LAS: A Bio-Clinical Integrated Laboratory Information System for Translational Data Management

LAS: A Bio-Clinical Integrated Laboratory Information System for Translational Data Management

Alessandro Fiori (IRCC, Institute for Cancer Research and Treatment, Italy), Alberto Grand (Institute for Cancer Research and Treatment, Italy), Emanuele Geda (Institute for Cancer Research and Treatment, Italy), Domenico Schioppa (Institute for Cancer Research and Treatment, Italy), Francesco G. Brundu (Politecnico di Torino, Italy), Andrea Mignone (Institute for Cancer Research and Treatment, Italy) and Andrea Bertotti (University of Torino Medical School, Italy)
Copyright: © 2018 |Pages: 38
DOI: 10.4018/978-1-5225-3085-5.ch003

Abstract

Rapid technological evolution is providing biomedical research laboratories with huge amounts of complex and heterogeneous data. The LIMS project Laboratory Assistant Suite (LAS), started by our Institution, aims to assist researchers throughout all of their laboratory activities, providing graphical tools to support decision-making tasks and building complex analyses on integrated data. Thanks to a clinical data management module, linking biological samples analysed by translational research with the originating patients and their clinical history, it can effectively provide insight into tumor development. Furthermore, the LAS tracks molecular experiments and allows automatic annotation of biological samples with their molecular results. A genomic annotation module makes use of semantic web technologies to represent relevant concepts from the genomic domain. The LAS system has helped improve the overall quality of the data and broadened the spectrum of interconnections among the data, offering novel perspectives to the biomedical analyst.
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Introduction

In the last years, the advent of automation and high-throughput technologies in biomedical research laboratory activities has introduced numerous issues related to the amount and diversity of the data produced, the selection of robust procedures for sample tracking, and the management of computer-based workflows needed to process and analyze the raw data generated. For these reasons, the adoption of a Laboratory Management Information System (LIMS) can no longer be overlooked as a means to achieve good levels of quality control over laboratory activities and efficiently handle massive volumes of data.

A LIMS aims at helping researchers in their daily laboratory practice by providing different quality control strategies, improving the accessibility of the instruments, and tracking biological samples and their related information. In particular, more and more laboratories resort to LIMS to improve sample management, which usually involves sample handling, registering and locating (e.g. to retrieve where a particular sample is stored). Moreover, these systems can enforce security policies to restrict data access only to authorized users, by complying with current regulations, such as the ISO/IEC 17025 standard.

Core functionalities commonly found in most LIMS systems include the following:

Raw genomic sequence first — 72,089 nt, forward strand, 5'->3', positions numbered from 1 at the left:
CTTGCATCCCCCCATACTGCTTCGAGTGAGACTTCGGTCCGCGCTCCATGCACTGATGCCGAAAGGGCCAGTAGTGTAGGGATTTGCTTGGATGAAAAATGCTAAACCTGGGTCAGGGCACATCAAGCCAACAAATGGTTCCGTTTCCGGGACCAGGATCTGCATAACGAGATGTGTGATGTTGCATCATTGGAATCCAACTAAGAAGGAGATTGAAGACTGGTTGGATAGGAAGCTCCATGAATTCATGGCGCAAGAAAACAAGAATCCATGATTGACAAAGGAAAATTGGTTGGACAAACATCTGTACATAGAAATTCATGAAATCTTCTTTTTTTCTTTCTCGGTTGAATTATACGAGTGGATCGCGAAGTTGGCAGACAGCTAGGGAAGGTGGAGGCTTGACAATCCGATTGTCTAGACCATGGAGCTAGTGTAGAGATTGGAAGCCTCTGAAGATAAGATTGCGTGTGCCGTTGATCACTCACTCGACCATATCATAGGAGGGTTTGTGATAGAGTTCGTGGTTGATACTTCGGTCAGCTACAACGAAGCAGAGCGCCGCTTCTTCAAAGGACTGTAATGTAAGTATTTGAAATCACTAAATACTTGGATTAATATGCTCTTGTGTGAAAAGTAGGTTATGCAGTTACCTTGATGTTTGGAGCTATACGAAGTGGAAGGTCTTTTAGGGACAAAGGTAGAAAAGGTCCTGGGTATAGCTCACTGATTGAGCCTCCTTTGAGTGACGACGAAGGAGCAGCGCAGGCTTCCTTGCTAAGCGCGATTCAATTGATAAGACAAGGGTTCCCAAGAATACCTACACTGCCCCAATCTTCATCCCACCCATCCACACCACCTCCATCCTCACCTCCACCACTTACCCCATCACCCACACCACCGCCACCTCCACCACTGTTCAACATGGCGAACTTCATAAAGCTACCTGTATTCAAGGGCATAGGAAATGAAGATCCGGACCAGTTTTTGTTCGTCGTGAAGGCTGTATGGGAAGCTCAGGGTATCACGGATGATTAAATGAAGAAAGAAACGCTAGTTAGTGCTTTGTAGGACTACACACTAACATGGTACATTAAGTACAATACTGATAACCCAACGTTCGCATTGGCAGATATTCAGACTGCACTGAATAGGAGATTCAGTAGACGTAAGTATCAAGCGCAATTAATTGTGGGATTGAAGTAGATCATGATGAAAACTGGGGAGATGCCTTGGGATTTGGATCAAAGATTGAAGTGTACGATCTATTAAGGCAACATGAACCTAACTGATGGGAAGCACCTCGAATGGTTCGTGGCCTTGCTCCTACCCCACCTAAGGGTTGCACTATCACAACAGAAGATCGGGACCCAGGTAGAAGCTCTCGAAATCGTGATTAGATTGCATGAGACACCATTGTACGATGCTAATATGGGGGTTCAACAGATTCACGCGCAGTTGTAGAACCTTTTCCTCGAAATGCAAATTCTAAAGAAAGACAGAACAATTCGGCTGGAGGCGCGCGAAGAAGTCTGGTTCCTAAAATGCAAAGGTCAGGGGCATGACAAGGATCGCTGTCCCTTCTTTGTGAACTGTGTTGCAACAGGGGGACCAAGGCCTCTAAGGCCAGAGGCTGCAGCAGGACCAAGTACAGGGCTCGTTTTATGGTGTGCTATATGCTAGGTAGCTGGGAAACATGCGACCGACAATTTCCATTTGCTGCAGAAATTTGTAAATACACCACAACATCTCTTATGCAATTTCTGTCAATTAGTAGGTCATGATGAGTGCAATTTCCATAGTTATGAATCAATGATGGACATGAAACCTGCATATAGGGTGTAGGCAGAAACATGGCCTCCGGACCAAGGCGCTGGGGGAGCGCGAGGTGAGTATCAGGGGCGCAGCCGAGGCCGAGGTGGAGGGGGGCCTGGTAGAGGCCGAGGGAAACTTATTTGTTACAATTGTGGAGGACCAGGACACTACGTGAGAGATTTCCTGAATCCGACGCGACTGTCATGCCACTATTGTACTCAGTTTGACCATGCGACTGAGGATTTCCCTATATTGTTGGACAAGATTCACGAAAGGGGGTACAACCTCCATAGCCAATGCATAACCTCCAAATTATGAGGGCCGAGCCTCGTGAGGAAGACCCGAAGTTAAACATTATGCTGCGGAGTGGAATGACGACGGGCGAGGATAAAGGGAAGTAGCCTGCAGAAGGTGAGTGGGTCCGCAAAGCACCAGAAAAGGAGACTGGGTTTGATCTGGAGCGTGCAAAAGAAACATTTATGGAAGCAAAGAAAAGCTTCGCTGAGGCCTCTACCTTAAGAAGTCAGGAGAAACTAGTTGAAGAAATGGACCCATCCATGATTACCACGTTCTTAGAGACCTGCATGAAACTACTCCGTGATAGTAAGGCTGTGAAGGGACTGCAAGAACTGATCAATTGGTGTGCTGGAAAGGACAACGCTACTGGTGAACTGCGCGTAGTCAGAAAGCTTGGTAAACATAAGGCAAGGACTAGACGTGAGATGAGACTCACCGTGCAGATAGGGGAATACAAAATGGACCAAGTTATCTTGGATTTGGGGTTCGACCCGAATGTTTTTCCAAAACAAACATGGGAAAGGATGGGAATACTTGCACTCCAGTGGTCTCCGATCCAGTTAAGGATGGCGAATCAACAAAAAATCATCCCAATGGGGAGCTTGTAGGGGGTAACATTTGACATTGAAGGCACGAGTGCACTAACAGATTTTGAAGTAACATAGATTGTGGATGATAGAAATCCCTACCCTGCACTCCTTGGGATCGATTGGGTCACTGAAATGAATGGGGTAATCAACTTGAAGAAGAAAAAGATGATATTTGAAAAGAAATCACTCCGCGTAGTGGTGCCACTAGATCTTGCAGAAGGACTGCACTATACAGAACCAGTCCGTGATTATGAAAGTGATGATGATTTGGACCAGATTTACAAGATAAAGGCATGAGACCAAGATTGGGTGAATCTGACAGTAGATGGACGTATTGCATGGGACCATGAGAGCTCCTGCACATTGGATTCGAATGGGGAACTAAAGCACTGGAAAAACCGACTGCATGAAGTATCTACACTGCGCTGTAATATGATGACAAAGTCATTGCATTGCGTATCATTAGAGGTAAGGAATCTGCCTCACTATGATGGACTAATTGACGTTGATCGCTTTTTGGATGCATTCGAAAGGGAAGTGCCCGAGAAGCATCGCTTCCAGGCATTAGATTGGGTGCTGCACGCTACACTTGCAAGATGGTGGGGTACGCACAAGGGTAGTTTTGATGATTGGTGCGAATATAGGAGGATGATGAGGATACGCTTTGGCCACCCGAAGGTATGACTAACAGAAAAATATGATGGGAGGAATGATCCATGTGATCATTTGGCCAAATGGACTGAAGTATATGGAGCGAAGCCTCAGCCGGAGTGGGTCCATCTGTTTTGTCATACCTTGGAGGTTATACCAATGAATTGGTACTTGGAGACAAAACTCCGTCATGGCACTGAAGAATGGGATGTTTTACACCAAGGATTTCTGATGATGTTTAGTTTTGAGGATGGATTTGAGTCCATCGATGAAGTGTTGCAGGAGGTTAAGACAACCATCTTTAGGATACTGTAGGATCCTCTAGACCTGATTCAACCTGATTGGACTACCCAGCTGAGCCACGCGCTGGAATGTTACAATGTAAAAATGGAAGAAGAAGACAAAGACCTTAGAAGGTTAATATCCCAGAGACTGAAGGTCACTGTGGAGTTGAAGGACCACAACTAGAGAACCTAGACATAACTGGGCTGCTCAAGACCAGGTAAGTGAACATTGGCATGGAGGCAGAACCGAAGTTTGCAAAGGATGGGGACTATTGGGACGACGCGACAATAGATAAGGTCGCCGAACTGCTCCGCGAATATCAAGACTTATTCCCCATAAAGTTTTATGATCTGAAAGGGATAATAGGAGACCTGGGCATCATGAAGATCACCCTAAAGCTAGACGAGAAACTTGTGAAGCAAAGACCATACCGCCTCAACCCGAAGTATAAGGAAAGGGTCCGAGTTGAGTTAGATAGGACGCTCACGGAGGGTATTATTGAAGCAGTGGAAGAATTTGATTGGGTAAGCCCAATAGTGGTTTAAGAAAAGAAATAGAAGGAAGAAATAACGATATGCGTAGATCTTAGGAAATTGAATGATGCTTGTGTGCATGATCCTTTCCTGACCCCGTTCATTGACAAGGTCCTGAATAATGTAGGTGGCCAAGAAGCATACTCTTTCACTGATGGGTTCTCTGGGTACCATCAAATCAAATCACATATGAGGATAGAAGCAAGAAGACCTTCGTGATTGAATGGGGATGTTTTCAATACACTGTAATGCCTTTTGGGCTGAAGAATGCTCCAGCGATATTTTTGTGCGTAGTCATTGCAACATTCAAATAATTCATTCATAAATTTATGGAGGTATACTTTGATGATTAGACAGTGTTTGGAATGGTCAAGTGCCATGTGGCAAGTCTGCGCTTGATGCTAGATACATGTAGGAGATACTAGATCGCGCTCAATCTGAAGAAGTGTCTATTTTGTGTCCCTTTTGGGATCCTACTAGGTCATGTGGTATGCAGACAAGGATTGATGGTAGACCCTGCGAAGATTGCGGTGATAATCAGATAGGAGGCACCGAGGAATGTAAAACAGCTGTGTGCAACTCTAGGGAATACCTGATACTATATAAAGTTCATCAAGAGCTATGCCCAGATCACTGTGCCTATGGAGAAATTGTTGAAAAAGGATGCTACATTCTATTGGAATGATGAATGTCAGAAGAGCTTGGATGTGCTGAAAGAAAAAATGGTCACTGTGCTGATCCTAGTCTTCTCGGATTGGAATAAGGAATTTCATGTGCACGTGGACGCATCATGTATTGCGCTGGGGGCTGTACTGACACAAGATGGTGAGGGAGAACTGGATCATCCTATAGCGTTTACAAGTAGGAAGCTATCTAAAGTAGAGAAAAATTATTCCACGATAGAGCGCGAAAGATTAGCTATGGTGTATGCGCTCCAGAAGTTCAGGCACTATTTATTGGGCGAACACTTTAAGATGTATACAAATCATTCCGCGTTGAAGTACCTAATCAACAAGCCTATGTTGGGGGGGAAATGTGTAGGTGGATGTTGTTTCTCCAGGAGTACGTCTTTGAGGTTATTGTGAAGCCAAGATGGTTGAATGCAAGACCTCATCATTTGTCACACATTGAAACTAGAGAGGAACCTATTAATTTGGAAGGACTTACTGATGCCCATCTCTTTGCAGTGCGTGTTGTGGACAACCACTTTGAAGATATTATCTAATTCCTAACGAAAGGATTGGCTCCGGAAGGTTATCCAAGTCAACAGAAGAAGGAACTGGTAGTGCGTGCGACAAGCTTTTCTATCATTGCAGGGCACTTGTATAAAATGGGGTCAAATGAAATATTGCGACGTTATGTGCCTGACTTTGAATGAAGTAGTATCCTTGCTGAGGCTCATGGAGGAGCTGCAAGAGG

• Sample tracking

  • Stocks management

  • Support to the implementation of experimental workflows/protocols

  • Management of heterogeneous data

  • Built-in features and interfaces that assist researchers throughout laboratory activities.

Nowadays a wide choice of LIMSs is available, both open-source projects and proprietary software. Commercial solutions are large, complex and feature-rich products designed to be sold to large laboratories. Their license fees are often prohibitive, and each extra feature or module they provide might come at additional costs (Wood, 2007). To reduce these costs, the last generation of commercial LIMSs adopt web-oriented software technologies, and in particular the Software as a Service (SaaS) distribution model, lowering the end user’s total expenditure on licensing fees, IT assets and maintenance. Examples of commercial solutions are STARLIMS (Abbott, 2013), Exemplar LIMS (Sapio, 2010), LABVANTAGE SAPPHIRE (Labvantage, 2011).

Some institutions rather opt to invest in the development of in-house solutions and/or to adapt open-source projects to their own requirements. Even though costs may turn out very similar to those of commercial products, laboratories may still prefer in-house development in favor of software functionalities that meet the specific needs of their researchers. Indeed, many of these solutions target specific sub-domains, such as molecular experiments, and tracking of in vivo and/or in vitro experiments. The very graphical interfaces, as well as any data entry strategies, are usually designed to track all the details of the experimental procedures defined by the laboratory technicians, and to simulate the laboratory environment. From a developer’s point of view, in-house solutions also permit to explore and adopt new technologies, to define new and complex data models, and to fine-tune the overall system performance. Last, the developer team may design new software functionalities to keep up with how research needs evolve within the laboratory.

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